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Positioning human factors in the user interface development chain
Jonathan Grudin, Susan F. Ehrlich, Rick Shriner
Pages: 125-131
doi>10.1145/29933.30871
Full text: PDFPDF

Human factors professionals are not completely free to support the optimization of user interface design within the time span of individual software development projects. Interface design is constrained by conservative forces, such as the expectations ...
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The interface is often not the problem
Bengt Goransson, Mats Lind, Else Pettersson, Bengt Sandblad, Patrik Schwalbe
Pages: 133-136
doi>10.1145/29933.30872
Full text: PDFPDF

Computer systems in the form of tools for specific functions within a work environment are becoming increasingly common. Because the users are not computer experts, and because the introduction of the new tools can dramatically change their tasks, problems ...
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Designing for designers: an analysis of design practice in the real world
Mary Beth Rosson, Susanne Maass, Wendy A. Kellogg
Pages: 137-142
doi>10.1145/29933.30873
Full text: PDFPDF

Twenty-two designers were interviewed about their design of interactive systems. They were asked to select a recent project having a significant user interface component, and were probed about the general design process involved, how the design of the ...
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Automated lip-synch and speech synthesis for character animation
J. P. Lewis, F. I. Parke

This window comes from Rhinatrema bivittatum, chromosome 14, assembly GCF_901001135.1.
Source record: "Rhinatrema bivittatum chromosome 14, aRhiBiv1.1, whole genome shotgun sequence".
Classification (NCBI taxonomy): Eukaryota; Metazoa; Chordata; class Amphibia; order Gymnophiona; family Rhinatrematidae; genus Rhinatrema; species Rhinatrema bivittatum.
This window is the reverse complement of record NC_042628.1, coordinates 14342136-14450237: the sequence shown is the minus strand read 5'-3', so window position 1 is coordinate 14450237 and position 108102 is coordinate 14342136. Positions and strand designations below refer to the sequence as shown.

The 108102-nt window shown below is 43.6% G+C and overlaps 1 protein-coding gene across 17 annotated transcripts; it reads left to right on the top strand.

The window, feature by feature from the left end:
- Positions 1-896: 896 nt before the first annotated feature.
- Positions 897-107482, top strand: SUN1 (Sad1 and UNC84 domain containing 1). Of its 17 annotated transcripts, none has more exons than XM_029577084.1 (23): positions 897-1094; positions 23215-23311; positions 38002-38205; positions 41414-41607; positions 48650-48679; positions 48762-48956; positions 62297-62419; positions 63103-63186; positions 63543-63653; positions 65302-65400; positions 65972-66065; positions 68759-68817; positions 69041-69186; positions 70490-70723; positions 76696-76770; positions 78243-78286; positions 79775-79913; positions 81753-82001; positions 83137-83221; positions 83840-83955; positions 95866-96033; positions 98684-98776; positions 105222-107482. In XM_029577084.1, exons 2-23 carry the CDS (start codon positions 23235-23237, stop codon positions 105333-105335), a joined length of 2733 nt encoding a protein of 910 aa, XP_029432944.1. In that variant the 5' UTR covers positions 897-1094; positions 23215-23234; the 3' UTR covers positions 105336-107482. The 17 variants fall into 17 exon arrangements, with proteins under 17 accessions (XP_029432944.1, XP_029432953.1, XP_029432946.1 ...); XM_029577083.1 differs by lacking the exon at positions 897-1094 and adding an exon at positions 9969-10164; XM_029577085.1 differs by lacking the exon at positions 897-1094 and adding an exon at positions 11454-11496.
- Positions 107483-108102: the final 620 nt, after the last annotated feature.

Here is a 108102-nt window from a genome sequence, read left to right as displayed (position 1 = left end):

Pages: 143-147
doi>10.1145/29933.30874
Full text: PDFPDF

An automated method of synchronizing facial animation to recorded speech is described. In this method, a common speech synthesis method (linear prediction) is adapted to provide simple and accurate phoneme recognition. The recognized phonemes are then ...
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Story driven animation
Yosuke Takashima, Hideo Shimazu, Masahiro Tomono
Pages: 149-153
doi>10.1145/29933.30875
Full text: PDFPDF

An animation system has been developed which generates animations from stories written in natural language. The system consists of three modules: story understanding module, stage directing module and action generating module. The story understanding ...
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Issues limiting the acceptance of user interfaces using gesture input and handwriting character recognition (panel)
John Sibert, Michael G. Buffa, Hewitt D. Crane, Wolfgang Doster, James Rhyne, Jean Renaerd Ward
Pages: 155-158
doi>10.1145/29933.30876
Full text: PDFPDF

Recently there has been increasing attention to character recognition/graphical user interfaces under the name of “gesture input”. This technique actually has a long history: “sketch recognition” interfaces of 15 or more years ...